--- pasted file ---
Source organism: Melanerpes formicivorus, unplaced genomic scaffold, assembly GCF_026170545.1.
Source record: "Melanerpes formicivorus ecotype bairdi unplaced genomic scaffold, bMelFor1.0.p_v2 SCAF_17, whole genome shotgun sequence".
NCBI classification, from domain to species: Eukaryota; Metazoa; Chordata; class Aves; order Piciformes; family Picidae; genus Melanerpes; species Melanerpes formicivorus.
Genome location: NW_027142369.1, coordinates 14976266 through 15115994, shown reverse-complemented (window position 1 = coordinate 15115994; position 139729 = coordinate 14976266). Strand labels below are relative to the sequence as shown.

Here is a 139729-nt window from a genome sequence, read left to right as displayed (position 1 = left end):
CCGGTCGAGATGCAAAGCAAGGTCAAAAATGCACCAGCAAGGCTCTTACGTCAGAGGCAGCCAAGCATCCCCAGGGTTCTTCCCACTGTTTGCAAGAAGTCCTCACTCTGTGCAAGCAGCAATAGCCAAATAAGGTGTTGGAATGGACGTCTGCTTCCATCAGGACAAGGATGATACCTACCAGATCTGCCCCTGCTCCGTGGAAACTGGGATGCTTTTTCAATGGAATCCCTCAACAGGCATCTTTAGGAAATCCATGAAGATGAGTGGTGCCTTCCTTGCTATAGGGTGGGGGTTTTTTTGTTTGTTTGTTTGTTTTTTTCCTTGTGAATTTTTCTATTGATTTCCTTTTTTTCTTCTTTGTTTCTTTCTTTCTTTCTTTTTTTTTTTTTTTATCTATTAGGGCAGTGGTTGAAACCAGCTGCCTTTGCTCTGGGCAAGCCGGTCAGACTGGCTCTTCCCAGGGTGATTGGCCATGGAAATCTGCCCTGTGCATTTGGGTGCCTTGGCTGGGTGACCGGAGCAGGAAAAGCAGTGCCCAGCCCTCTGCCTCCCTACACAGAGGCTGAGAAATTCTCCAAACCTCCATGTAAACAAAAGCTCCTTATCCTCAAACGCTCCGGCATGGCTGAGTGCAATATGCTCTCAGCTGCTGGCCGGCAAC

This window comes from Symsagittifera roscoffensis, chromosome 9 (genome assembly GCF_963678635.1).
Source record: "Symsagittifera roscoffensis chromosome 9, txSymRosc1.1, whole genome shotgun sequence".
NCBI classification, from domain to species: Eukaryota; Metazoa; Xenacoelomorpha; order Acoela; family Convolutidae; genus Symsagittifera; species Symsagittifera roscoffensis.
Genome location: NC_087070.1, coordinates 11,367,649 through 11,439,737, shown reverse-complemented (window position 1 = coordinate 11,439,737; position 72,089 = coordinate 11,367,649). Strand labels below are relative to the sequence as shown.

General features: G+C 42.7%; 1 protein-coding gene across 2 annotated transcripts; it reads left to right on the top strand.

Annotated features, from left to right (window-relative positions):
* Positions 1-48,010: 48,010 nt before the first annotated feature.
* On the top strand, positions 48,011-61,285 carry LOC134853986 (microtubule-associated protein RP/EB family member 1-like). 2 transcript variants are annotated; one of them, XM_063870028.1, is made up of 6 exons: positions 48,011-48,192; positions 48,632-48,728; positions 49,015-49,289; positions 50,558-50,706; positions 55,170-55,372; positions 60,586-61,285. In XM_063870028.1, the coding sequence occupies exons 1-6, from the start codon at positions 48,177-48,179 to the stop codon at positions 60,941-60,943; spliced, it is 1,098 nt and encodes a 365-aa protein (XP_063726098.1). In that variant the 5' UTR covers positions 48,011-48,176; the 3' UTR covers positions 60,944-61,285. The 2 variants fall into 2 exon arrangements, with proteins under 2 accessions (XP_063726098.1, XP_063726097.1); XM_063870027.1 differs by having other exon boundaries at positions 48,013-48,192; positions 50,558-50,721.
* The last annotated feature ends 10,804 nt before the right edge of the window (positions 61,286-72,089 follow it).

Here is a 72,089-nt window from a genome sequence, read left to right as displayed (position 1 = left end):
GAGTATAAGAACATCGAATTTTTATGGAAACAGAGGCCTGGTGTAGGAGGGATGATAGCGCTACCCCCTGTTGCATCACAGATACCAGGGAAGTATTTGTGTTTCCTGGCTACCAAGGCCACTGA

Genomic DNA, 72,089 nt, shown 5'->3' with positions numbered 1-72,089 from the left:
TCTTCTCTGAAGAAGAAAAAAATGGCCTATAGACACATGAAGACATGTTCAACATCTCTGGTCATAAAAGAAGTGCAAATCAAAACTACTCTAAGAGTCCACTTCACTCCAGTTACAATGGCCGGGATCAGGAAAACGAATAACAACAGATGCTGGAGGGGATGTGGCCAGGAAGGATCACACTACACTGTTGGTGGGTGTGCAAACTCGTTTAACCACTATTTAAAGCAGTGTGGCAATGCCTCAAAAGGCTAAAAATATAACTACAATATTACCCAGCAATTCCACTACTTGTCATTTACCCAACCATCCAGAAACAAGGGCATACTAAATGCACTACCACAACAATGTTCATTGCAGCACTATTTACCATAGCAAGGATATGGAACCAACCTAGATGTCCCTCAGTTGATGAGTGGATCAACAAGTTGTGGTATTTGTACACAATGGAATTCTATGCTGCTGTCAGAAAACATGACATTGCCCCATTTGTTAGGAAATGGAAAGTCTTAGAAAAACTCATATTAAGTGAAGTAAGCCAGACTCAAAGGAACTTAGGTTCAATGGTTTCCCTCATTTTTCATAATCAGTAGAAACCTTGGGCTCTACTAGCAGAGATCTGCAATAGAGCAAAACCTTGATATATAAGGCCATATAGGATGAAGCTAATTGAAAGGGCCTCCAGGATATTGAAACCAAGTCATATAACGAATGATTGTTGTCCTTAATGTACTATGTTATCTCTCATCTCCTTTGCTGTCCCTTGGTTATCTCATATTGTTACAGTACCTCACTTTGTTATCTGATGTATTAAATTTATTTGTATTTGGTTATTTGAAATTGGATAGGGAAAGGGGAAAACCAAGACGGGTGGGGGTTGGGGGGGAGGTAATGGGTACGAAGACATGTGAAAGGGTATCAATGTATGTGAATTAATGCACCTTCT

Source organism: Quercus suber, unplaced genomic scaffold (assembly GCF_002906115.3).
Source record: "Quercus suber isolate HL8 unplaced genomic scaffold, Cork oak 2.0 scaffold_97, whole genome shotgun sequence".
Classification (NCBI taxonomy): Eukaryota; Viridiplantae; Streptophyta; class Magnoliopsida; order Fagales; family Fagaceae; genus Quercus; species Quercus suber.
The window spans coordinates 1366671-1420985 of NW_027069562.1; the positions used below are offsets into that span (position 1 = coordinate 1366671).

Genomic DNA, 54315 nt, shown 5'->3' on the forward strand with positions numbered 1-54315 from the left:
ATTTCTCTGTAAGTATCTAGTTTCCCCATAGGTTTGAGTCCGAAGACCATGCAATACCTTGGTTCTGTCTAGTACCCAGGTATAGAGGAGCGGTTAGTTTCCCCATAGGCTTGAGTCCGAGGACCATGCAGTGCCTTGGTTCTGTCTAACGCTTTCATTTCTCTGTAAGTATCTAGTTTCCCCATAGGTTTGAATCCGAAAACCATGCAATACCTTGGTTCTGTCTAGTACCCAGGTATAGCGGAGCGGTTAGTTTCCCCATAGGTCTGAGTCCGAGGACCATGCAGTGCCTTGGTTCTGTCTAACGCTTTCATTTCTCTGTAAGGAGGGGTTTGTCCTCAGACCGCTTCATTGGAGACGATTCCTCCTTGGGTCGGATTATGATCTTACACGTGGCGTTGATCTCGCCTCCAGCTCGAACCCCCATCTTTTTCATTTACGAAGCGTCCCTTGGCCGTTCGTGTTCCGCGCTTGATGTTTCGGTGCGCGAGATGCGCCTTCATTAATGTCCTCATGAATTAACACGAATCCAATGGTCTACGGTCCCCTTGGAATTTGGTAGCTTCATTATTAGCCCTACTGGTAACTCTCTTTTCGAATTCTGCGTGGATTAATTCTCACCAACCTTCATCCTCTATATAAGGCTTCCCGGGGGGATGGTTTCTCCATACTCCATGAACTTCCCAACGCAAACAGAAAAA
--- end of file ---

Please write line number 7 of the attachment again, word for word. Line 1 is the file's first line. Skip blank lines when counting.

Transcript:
This window comes from Symsagittifera roscoffensis, chromosome 9 (genome assembly GCF_963678635.1).